While first proposed by German Paul Nipkow and inventednote by Scotsman John Logie Baird, it was in the United States where Television first emerged as a mass media. For a couple of years in the late 1920s, dozens of radio stations and amateurs experimented with Baird's system, approaching the lack of regulations on American broadcasting unlike in Britain. While the experimental craze ended because of the Great Depression, both Vladimir Zworykin and Philo Farnsworth developed electronic television, which replaced Baird's cumbersome system.
During the late 1930s, television in the United States more-or-less took off. A few full-time television stations were started as early as 1938. In 1941, these were finally allowed to broadcast in a commercial basis — the first one was a test card showing a Bulova watch (Bulova paid only $7 to run its ad, but it was a start.)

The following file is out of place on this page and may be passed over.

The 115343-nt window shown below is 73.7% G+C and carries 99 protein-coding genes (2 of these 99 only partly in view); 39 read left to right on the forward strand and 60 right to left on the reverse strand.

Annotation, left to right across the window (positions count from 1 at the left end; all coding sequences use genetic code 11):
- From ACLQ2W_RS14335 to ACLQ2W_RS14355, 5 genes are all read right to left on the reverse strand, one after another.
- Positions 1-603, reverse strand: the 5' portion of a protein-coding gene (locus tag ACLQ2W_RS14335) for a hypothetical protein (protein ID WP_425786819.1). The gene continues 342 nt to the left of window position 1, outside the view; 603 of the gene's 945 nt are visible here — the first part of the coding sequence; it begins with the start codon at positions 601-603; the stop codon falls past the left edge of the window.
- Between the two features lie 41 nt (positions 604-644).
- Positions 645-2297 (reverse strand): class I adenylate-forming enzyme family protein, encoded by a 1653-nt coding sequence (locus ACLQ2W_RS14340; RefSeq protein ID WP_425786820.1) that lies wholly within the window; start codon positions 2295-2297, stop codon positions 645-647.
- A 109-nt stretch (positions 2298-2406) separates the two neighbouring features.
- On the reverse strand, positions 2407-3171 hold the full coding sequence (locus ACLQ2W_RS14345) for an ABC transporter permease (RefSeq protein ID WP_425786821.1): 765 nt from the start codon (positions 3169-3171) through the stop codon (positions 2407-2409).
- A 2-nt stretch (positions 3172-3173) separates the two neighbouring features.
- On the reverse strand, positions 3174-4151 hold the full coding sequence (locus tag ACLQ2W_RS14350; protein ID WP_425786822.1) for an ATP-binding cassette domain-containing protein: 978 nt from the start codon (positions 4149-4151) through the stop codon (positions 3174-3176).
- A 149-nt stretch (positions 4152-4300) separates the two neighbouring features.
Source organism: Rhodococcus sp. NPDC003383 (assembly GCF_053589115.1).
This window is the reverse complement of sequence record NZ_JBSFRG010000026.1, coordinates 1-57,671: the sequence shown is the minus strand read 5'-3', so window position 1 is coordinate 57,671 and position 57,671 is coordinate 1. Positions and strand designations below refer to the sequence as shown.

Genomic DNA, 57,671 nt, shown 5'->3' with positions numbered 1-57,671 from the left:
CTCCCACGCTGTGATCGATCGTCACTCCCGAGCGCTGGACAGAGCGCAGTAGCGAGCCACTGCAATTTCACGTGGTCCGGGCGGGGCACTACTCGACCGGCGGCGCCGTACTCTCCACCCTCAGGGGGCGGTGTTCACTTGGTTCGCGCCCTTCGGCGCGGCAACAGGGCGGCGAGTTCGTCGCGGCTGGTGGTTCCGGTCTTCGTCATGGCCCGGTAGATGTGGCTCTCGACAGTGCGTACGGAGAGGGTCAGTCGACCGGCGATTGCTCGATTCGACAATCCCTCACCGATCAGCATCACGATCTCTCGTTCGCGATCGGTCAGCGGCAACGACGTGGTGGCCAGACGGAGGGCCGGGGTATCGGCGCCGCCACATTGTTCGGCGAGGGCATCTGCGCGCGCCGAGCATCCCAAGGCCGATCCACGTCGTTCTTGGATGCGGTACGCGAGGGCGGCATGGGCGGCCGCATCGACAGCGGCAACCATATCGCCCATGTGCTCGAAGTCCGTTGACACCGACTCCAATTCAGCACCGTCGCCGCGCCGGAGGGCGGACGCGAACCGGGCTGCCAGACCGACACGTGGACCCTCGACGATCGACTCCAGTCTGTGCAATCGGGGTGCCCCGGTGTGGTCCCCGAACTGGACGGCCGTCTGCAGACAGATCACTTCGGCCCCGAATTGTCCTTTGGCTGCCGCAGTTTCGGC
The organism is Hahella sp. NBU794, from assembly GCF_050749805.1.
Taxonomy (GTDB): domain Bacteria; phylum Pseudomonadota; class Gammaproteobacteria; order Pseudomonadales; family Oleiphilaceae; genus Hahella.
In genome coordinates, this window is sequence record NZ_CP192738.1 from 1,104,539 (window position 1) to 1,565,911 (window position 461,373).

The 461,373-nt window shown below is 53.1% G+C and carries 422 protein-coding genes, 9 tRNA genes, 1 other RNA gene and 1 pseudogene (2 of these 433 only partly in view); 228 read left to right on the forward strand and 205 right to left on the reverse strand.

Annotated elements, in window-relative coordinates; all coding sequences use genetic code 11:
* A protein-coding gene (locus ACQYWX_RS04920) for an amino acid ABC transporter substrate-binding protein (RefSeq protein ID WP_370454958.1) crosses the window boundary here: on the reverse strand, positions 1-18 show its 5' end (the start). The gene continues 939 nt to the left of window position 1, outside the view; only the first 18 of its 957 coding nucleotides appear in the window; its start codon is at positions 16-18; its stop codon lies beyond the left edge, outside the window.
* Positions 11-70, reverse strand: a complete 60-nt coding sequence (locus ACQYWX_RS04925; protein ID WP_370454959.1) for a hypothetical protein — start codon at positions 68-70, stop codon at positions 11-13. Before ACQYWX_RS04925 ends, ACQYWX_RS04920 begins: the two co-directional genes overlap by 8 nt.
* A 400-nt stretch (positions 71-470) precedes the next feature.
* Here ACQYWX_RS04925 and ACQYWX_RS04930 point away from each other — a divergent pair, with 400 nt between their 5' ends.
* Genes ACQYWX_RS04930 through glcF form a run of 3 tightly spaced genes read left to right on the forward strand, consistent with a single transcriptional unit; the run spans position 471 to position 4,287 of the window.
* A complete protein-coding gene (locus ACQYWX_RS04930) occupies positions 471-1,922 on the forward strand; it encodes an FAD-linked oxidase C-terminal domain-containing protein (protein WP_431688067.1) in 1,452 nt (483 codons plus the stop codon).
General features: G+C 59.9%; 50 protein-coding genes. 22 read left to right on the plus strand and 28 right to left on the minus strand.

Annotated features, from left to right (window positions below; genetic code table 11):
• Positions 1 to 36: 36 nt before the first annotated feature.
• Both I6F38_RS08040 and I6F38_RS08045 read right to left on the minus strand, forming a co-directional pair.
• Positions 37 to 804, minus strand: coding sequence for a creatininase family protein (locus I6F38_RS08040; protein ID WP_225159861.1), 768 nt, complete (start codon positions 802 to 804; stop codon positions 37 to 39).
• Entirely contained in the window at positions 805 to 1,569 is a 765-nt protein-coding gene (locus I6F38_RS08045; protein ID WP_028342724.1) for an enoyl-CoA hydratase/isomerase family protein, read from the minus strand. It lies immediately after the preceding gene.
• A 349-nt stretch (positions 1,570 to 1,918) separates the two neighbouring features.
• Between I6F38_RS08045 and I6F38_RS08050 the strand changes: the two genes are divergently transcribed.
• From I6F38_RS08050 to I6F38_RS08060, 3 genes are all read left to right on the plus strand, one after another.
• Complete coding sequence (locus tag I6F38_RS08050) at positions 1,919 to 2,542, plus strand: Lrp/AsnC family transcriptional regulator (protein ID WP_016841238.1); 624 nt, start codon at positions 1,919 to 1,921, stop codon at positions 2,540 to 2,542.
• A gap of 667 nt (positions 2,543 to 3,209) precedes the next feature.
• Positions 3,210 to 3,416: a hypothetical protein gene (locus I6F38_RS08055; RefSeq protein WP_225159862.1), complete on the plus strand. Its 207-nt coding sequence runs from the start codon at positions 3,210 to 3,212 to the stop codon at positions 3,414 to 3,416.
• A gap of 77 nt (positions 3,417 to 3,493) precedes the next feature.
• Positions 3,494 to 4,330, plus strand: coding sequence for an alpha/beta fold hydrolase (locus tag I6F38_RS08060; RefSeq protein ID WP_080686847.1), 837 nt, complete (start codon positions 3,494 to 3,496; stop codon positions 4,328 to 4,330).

Originally, television stations operated on Channels 1 through 13 (VHF). A small part of the frequency was shared with radio broadcasters, but was given entirely to them by the Federal Communications Commission (FCC) after it became obvious that this couldn't work for very long. As a result, there is no Channel 1 in the US. Later, there were so many television stations around that it was becoming harder to find free space for new channels. So the FCC issued a freeze on further licenses for television stations in 1948.
Eventually the FCC developed the UHF television band, and added TV channels numbered 14 through 83. They also set up an allocation system: Each community in the United States was assigned a series of channel allocations, generally designed to prevent stations from interfering with each other, usually with 150 miles distance between two channels (Chicago shares the same channels as Wausau, Wisconsin, for instance). Also, to prevent interference with radio astronomy, Channel 37 has never been used - no stations had taken that channel before the FCC forbade its allocation in 1963.